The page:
“I’m a fan of him. We have a good relationship," Williams told Sirius XM NFL Radio on Tuesday. "Like I tell him all the time, I don’t coach him, but I can coach him on a lot of other things other than on the football field and how to handle certain things. Him and I have a good relationship. "

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As the Washington Redskins SVP of Player Development, Williams has a significant role in the front office. Haskins is one of the biggest prospects taken while he's been an executive of the team.

"I hear all the media pundits and stuff talk about what we should do regarding Haskins," Williams said. "But from what I’ve seen this young man do last year, I can’t see too many people as or more talented than him.”

In Haskins' nine appearances last season, he threw for 7 touchdowns, 7 interceptions, and 1,365 yards. 

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Kyle Allen can handle anything, and that includes being the backup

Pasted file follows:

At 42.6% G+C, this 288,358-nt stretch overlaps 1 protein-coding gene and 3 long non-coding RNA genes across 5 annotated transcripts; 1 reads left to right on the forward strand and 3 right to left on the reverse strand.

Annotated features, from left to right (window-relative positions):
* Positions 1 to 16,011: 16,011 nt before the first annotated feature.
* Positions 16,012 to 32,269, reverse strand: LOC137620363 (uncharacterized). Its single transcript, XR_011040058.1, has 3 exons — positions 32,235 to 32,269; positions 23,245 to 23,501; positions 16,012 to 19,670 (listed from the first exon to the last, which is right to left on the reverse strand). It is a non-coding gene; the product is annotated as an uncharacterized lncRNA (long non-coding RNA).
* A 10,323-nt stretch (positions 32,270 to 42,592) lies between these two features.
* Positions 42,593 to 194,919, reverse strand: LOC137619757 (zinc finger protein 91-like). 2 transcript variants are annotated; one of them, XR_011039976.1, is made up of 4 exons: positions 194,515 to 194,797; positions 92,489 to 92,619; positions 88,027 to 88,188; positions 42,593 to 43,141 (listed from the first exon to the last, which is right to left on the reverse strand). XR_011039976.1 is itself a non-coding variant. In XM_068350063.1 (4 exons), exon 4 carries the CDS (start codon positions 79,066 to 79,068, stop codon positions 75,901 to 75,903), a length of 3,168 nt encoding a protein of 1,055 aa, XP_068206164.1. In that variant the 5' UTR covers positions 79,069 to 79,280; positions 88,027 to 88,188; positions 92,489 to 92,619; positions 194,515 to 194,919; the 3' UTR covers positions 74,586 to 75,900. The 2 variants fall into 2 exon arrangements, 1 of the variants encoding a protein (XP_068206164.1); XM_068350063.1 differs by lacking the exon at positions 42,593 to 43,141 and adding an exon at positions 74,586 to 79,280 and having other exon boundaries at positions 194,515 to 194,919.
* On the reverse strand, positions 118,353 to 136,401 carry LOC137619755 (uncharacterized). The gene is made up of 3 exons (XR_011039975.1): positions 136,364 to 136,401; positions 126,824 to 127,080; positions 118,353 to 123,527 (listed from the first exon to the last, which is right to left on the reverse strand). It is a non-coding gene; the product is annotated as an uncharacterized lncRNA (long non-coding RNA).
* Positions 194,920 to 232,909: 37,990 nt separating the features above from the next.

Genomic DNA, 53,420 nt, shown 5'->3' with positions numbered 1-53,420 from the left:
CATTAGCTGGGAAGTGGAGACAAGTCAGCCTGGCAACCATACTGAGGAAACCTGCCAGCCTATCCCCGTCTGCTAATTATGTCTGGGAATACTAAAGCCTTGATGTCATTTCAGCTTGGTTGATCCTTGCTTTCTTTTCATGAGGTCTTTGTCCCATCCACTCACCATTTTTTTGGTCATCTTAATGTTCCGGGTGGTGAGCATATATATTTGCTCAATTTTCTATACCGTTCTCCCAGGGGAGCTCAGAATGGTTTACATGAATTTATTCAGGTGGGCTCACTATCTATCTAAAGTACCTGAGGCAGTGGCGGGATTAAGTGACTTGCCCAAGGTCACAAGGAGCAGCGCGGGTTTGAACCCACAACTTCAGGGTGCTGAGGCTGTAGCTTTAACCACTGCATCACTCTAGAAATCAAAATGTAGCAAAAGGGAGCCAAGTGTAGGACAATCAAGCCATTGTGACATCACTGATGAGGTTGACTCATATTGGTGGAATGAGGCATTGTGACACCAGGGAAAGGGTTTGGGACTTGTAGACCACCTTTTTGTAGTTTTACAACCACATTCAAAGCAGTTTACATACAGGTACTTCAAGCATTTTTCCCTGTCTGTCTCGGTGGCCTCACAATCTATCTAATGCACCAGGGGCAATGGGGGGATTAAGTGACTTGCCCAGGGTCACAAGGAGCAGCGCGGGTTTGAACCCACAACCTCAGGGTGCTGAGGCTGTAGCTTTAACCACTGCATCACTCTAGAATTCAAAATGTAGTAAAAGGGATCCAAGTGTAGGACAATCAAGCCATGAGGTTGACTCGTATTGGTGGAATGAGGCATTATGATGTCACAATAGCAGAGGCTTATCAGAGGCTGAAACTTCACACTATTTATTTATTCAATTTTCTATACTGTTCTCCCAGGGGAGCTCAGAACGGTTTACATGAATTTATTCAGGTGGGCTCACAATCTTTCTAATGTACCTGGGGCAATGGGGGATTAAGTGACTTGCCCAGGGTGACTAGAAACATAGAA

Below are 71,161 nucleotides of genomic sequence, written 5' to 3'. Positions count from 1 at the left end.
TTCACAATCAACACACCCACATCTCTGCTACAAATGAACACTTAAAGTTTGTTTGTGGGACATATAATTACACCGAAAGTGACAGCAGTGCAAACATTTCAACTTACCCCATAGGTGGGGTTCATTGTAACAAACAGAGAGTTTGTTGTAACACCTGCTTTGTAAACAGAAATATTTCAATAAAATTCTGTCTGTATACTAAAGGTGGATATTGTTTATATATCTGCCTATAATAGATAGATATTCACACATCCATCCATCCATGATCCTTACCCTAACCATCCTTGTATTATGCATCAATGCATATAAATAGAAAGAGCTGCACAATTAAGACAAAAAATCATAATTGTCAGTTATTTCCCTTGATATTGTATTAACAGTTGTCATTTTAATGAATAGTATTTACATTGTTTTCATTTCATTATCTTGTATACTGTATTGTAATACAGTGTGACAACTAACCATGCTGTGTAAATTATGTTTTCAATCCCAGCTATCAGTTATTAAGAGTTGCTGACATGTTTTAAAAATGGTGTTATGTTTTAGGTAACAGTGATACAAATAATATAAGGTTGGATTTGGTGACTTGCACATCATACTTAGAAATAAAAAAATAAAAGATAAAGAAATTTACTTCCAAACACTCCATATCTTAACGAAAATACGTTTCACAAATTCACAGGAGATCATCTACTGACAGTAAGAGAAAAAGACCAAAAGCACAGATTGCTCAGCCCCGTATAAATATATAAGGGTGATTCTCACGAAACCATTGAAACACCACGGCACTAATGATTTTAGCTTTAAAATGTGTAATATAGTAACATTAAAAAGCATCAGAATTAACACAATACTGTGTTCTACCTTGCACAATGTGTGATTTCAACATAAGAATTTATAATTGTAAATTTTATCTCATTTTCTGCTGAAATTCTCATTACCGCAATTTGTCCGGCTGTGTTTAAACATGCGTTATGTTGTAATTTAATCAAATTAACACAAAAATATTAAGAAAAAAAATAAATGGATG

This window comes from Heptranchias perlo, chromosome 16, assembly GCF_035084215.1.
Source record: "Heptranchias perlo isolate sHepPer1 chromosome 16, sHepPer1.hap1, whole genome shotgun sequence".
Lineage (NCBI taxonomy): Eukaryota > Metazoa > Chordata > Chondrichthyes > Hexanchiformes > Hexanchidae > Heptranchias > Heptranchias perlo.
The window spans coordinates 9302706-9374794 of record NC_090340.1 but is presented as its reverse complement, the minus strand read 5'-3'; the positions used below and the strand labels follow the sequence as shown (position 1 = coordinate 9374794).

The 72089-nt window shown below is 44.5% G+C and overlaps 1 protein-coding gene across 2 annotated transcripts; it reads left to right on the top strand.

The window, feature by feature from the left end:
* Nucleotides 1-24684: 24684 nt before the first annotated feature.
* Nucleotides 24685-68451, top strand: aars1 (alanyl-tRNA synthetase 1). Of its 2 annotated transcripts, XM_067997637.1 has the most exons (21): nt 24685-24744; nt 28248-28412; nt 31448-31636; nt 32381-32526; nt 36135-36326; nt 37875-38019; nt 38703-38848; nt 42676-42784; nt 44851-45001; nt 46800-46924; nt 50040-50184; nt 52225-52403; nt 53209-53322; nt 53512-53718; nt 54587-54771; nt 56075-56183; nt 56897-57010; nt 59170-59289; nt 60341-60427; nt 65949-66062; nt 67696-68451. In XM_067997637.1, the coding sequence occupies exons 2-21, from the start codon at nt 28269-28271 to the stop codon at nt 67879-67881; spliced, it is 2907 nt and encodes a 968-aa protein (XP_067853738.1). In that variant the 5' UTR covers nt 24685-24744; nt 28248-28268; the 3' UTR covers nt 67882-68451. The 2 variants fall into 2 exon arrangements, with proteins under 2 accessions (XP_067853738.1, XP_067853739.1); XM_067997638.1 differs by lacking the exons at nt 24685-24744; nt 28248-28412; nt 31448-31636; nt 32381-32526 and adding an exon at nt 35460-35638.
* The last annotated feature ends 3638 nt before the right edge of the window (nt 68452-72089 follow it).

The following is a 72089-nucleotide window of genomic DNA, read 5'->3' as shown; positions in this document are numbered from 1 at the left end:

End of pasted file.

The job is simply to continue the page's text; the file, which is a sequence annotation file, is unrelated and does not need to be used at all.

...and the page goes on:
Kyle Allen can handle anything, and that includes being the backup

Since Ron Rivera took over as the Redskins head coach in early January, he has insisted on finding competition for rising second-year passer Dwayne Haskins. Rivera found that competition when the Redskins acquired Kyle Allen from the Carolina Panthers a few weeks ago, and the two are expected to compete for the starting job come training camp.

Rivera spoke to the local media on Tuesday for the first time since the trade and explained he envisions "a good competition" between the two. But as Rivera went on to rave about Allen's character, it's clear the Redskins new head coach brought in Allen for multiple other reasons besides just competing with the Redskins first-round pick from a year ago.

Allen -- an undrafted free agent in 2018 who started 12 games a season ago -- has played every role a quarterback can possibly have at some point during his first two seasons in the league. His mindset, and the ability to handle different roles and responsibilities, is something that stood out to the new Redskins head coach.

"What he's really concerned about is doing the best job he can," Rivera said. "If he ends up starting and being the guy, great. He'll be fired up about it. And if he's not, if he's in a backup role, he'll be fired up about that as well."